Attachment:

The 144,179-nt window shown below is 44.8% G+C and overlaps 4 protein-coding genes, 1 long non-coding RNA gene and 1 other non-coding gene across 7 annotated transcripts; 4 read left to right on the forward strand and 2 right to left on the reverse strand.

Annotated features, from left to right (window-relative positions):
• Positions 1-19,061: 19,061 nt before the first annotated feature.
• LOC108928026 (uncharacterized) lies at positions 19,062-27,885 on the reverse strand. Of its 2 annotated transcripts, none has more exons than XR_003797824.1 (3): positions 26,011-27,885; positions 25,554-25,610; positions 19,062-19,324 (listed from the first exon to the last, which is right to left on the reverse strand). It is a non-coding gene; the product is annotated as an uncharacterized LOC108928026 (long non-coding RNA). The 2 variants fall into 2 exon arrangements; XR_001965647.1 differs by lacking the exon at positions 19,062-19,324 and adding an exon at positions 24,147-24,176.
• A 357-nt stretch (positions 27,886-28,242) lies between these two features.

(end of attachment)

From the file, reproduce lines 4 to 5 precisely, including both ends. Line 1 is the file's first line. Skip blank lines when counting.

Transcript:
• LOC108928026 (uncharacterized) lies at positions 19,062-27,885 on the reverse strand. Of its 2 annotated transcripts, none has more exons than XR_003797824.1 (3): positions 26,011-27,885; positions 25,554-25,610; positions 19,062-19,324 (listed from the first exon to the last, which is right to left on the reverse strand). It is a non-coding gene; the product is annotated as an uncharacterized LOC108928026 (long non-coding RNA). The 2 variants fall into 2 exon arrangements; XR_001965647.1 differs by lacking the exon at positions 19,062-19,324 and adding an exon at positions 24,147-24,176.
• A 357-nt stretch (positions 27,886-28,242) lies between these two features.